"Specify the message you want to deploy " +
              "(e.g. \"--message 'My Message'\" or \"-m 'My Message'\")",
            required: true,
            shortcut: "m",
          },
        },
      },
    };

    this.hooks = {
      "before:welcome:hello": this.beforeWelcome.bind(this),
      "welcome:hello": this.welcomeUser.bind(this),
      "welcome:world": this.displayHelloMessage.bind(this),
      "after:welcome:world": this.afterHelloWorld.bind(this),
    };
  }

  beforeWelcome() {
    this.serverless.cli.log("Hello from Serverless!");
  }

  welcomeUser() {
    this.serverless.cli.log("Your message:");
  }

  displayHelloMessage() {
    this.serverless.cli.log(`${this.options.message}`);
  }

  afterHelloWorld() {
    this.serverless.cli.log("Please come again!");
  }
}

module.exports = ServerlessPlugin;

Running yarn build in the console should successfully build your index.ts severless plugin boilerplate into dist/index.js

Step 9

Let's create a new serverless project in a new directory.

$ ~/code mkdir my-serverless-test-directory
$ ~/code cd my-serverless-test-directory
$ ~/code/my-serverless-test-directory npm init
$ ~/code/my-serverless-test-directory serverless create --template=hello-world

Let's install our npm module locally simply by referencing its absolute or relative path:

$ ~/code/my-serverless-test-directory npm i --save-dev ~/code/my-cool-plugin

Open up the serverless.yml file and add the name of your plugin to the plugins section:

# Welcome to serverless. Read the docs
# https://serverless.com/framework/docs/

# Serverless.yml is the configuration the CLI
# uses to deploy your code to your provider of choice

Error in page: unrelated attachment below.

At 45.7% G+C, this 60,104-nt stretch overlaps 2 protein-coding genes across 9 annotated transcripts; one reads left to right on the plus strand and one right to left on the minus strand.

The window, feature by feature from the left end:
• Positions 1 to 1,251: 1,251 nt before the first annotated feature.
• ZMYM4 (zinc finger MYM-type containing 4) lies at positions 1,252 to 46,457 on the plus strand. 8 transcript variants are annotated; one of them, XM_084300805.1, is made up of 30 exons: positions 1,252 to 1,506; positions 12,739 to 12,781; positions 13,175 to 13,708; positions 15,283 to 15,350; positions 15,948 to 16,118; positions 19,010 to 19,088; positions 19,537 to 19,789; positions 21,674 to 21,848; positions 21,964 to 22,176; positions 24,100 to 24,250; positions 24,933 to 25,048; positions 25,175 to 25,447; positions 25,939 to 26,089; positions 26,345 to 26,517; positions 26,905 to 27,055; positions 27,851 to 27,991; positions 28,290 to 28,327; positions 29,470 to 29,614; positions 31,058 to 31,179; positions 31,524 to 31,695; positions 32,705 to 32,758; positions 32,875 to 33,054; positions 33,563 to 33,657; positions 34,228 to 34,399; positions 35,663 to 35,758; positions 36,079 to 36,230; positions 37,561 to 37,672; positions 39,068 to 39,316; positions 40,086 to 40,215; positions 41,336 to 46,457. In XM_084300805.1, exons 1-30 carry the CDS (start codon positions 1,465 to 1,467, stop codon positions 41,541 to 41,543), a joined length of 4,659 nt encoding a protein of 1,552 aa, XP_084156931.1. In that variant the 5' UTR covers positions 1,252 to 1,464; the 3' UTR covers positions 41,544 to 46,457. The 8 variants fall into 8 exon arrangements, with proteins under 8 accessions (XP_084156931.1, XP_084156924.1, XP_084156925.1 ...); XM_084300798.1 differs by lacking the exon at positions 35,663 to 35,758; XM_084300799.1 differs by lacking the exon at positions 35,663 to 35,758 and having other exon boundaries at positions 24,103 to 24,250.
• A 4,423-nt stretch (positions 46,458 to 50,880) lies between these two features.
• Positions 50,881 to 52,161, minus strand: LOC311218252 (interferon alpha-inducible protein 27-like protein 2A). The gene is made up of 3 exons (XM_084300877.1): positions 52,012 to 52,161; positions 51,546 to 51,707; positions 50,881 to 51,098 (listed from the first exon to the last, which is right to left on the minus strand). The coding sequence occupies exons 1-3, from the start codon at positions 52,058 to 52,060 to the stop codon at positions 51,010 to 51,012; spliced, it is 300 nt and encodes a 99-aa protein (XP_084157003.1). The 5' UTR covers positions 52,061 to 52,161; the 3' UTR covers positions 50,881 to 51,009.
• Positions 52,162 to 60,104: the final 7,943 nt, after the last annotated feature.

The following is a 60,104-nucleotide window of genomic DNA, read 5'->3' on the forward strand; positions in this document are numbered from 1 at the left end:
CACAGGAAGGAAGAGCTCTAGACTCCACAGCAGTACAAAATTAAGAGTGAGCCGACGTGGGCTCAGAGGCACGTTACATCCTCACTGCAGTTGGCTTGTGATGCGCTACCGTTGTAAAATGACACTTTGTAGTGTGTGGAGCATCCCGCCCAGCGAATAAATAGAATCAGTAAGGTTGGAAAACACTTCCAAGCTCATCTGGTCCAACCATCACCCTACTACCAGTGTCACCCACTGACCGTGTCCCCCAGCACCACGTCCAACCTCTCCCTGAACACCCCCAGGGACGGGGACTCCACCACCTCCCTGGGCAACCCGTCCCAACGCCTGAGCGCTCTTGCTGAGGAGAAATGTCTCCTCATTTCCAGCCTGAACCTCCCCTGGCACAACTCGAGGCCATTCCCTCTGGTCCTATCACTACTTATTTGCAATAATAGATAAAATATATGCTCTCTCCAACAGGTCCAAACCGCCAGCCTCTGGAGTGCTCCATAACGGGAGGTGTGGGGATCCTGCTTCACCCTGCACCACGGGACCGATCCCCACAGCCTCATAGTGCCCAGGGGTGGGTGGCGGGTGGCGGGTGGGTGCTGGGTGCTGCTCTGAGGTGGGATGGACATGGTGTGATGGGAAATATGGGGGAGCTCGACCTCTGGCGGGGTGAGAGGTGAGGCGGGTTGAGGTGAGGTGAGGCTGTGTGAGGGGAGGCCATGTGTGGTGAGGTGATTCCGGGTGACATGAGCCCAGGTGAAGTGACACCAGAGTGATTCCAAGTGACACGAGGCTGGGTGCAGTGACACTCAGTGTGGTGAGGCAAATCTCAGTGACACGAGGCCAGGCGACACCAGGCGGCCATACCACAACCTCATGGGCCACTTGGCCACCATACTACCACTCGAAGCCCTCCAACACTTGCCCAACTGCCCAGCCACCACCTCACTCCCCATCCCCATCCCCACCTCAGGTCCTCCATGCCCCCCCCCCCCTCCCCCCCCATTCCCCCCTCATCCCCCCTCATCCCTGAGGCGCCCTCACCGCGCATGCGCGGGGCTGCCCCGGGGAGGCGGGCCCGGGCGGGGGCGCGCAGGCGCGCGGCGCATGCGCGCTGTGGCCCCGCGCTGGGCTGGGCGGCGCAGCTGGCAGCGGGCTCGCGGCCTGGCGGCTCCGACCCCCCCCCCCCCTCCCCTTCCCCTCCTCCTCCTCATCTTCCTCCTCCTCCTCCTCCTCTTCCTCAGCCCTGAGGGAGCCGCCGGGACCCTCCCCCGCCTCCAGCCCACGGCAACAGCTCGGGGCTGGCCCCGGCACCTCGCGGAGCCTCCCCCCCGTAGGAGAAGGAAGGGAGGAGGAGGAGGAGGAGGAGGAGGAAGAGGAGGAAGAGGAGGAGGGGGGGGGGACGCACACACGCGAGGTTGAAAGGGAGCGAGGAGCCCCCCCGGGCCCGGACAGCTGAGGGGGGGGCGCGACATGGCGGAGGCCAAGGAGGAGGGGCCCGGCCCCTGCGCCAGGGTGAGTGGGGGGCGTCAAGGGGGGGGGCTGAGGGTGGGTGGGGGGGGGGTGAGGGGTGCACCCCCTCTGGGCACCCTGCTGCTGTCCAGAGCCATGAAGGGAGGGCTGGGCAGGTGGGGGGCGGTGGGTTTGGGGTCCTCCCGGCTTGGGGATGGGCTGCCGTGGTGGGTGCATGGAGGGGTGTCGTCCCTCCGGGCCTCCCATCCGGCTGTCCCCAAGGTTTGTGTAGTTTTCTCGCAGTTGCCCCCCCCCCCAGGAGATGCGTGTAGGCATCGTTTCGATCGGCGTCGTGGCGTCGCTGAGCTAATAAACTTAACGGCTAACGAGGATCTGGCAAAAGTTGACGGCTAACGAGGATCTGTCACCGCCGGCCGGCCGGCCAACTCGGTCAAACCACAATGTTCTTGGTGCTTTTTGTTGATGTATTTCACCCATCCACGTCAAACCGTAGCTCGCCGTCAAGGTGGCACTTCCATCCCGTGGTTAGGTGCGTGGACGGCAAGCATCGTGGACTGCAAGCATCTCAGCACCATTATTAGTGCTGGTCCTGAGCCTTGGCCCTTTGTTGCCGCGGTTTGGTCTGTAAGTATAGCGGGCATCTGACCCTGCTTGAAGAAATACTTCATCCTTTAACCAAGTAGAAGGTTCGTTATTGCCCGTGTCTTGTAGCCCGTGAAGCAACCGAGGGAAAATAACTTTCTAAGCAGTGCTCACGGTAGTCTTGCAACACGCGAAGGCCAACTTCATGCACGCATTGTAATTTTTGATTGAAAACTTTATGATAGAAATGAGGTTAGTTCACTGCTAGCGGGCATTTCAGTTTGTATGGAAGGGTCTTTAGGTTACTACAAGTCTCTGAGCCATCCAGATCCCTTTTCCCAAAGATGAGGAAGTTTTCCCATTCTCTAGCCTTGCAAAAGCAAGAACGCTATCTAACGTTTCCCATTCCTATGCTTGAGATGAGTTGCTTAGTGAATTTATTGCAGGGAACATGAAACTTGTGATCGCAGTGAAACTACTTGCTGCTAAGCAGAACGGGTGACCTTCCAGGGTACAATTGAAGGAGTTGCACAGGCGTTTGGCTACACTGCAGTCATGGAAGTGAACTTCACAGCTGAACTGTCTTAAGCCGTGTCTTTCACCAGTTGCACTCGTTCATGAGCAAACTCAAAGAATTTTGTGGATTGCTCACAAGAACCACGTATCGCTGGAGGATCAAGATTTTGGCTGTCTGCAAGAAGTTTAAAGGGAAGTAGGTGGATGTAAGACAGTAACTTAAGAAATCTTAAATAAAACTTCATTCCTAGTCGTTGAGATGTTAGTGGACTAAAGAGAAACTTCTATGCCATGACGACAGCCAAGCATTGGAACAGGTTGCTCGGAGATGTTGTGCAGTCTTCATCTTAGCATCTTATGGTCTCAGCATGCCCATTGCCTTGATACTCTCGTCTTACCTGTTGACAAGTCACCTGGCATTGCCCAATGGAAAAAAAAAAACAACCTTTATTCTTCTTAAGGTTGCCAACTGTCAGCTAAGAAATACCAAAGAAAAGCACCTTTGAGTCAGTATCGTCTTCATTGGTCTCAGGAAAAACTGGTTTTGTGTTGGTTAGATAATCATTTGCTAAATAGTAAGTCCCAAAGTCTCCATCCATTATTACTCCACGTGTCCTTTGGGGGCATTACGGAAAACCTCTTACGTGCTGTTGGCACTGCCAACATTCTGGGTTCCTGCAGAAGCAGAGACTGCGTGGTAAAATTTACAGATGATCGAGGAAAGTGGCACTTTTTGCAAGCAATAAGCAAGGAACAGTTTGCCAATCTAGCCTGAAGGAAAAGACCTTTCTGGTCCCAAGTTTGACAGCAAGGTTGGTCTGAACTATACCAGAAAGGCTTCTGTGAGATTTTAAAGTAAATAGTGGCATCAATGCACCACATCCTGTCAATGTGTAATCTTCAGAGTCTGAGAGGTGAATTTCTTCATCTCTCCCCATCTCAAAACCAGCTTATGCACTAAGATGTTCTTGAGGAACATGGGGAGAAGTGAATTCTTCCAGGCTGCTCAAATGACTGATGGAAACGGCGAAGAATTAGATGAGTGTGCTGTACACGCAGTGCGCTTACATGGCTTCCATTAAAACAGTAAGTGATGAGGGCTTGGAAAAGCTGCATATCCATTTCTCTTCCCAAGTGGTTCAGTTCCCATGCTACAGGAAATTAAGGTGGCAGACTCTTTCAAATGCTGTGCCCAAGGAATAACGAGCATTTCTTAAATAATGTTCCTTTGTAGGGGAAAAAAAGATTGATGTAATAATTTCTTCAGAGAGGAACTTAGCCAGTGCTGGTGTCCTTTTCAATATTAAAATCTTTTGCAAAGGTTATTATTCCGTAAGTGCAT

# The `service` block is the name of the service
service: my-serverless-test-directory

plugins:
  - my-cool-plugin # <------ Right here! 🚀

# The `provider` block defines where your service will be deployed
provider:
  name: aws
  runtime: nodejs12.x

# The `functions` block defines what code to deploy
functions:
  helloWorld:
    handler: handler.helloWorld
    # The `events` block defines how to trigger the handler.helloWorld code
    events:
      - http:
          path: hello-world
          method: get
          cors: true
Step 10

Let's run our serverless boilerplate plugin to check everything is working as it should:

$ ~/code/my-serverless-test-directory serverless welcome -m "Hello World Serverless Plugin in Typescript"
Serverless: Hello from Serverless!
Serverless: Your message:
Serverless: Hello World Serverless Plugin in Typescript
Serverless: Please come again!

And voila! Your compiled typescript serverless plugin is working!

Personally I've found there is a distinct lack of documentation for building Serverless Plugins, I am very much developing in the dark and figuring out what things do what, but it's very fun to play with.

Feel free to follow me on twitter where I tweet about more tech-related adventures.

Posted on by:

karltaylor profile

Karl Taylor

@karltaylor

Software Developer / Indie Hacker